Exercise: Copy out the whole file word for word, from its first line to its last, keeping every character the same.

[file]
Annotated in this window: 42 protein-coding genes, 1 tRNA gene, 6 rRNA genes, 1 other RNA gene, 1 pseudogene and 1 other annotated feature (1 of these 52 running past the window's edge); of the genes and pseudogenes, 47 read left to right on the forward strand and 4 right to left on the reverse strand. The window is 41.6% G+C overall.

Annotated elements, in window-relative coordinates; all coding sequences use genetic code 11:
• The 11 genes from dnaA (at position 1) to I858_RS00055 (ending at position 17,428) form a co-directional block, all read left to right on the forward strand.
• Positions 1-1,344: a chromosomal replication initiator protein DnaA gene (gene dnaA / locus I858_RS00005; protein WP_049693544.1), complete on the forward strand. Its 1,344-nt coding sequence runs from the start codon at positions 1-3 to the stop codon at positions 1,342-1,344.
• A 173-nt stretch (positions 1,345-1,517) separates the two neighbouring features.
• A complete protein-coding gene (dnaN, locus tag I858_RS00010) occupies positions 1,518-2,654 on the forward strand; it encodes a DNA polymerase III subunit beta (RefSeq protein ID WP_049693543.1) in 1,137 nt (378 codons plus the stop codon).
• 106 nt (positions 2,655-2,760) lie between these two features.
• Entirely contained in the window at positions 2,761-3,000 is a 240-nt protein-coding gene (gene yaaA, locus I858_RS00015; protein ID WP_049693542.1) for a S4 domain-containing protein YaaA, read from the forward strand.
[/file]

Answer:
Annotated in this window: 42 protein-coding genes, 1 tRNA gene, 6 rRNA genes, 1 other RNA gene, 1 pseudogene and 1 other annotated feature (1 of these 52 running past the window's edge); of the genes and pseudogenes, 47 read left to right on the forward strand and 4 right to left on the reverse strand. The window is 41.6% G+C overall.

Annotated elements, in window-relative coordinates; all coding sequences use genetic code 11:
• The 11 genes from dnaA (at position 1) to I858_RS00055 (ending at position 17,428) form a co-directional block, all read left to right on the forward strand.
• Positions 1-1,344: a chromosomal replication initiator protein DnaA gene (gene dnaA / locus I858_RS00005; protein WP_049693544.1), complete on the forward strand. Its 1,344-nt coding sequence runs from the start codon at positions 1-3 to the stop codon at positions 1,342-1,344.
• A 173-nt stretch (positions 1,345-1,517) separates the two neighbouring features.
• A complete protein-coding gene (dnaN, locus tag I858_RS00010) occupies positions 1,518-2,654 on the forward strand; it encodes a DNA polymerase III subunit beta (RefSeq protein ID WP_049693543.1) in 1,137 nt (378 codons plus the stop codon).
• 106 nt (positions 2,655-2,760) lie between these two features.
• Entirely contained in the window at positions 2,761-3,000 is a 240-nt protein-coding gene (gene yaaA, locus I858_RS00015; protein ID WP_049693542.1) for a S4 domain-containing protein YaaA, read from the forward strand.